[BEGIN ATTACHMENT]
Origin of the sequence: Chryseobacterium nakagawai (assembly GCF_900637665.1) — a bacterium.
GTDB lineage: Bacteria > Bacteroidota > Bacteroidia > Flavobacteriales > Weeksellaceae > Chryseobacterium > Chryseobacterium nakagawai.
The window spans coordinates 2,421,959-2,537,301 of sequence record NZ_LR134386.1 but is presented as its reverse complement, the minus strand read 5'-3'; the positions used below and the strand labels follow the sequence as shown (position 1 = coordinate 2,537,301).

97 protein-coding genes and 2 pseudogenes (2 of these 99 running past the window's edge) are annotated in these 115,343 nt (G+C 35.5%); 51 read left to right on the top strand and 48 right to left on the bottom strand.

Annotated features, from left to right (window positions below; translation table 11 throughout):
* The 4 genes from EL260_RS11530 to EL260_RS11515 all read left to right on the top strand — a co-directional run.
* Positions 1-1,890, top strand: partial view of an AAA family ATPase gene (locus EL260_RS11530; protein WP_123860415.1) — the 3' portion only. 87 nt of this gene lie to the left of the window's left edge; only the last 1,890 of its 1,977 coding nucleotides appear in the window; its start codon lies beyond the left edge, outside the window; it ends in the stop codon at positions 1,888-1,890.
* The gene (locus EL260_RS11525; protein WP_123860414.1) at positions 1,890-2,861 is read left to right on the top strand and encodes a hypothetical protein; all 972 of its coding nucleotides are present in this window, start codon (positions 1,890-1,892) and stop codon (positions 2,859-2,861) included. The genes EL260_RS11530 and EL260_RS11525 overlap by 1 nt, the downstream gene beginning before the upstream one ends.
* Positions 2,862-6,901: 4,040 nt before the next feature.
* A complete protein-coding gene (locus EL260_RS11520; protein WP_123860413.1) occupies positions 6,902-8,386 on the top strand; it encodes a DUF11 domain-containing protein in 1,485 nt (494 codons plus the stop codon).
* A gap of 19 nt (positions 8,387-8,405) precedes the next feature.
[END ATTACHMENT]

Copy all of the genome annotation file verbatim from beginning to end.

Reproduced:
Origin of the sequence: Chryseobacterium nakagawai (assembly GCF_900637665.1) — a bacterium.
GTDB lineage: Bacteria > Bacteroidota > Bacteroidia > Flavobacteriales > Weeksellaceae > Chryseobacterium > Chryseobacterium nakagawai.
The window spans coordinates 2,421,959-2,537,301 of sequence record NZ_LR134386.1 but is presented as its reverse complement, the minus strand read 5'-3'; the positions used below and the strand labels follow the sequence as shown (position 1 = coordinate 2,537,301).

97 protein-coding genes and 2 pseudogenes (2 of these 99 running past the window's edge) are annotated in these 115,343 nt (G+C 35.5%); 51 read left to right on the top strand and 48 right to left on the bottom strand.

Annotated features, from left to right (window positions below; translation table 11 throughout):
* The 4 genes from EL260_RS11530 to EL260_RS11515 all read left to right on the top strand — a co-directional run.
* Positions 1-1,890, top strand: partial view of an AAA family ATPase gene (locus EL260_RS11530; protein WP_123860415.1) — the 3' portion only. 87 nt of this gene lie to the left of the window's left edge; only the last 1,890 of its 1,977 coding nucleotides appear in the window; its start codon lies beyond the left edge, outside the window; it ends in the stop codon at positions 1,888-1,890.
* The gene (locus EL260_RS11525; protein WP_123860414.1) at positions 1,890-2,861 is read left to right on the top strand and encodes a hypothetical protein; all 972 of its coding nucleotides are present in this window, start codon (positions 1,890-1,892) and stop codon (positions 2,859-2,861) included. The genes EL260_RS11530 and EL260_RS11525 overlap by 1 nt, the downstream gene beginning before the upstream one ends.
* Positions 2,862-6,901: 4,040 nt before the next feature.
* A complete protein-coding gene (locus EL260_RS11520; protein WP_123860413.1) occupies positions 6,902-8,386 on the top strand; it encodes a DUF11 domain-containing protein in 1,485 nt (494 codons plus the stop codon).
* A gap of 19 nt (positions 8,387-8,405) precedes the next feature.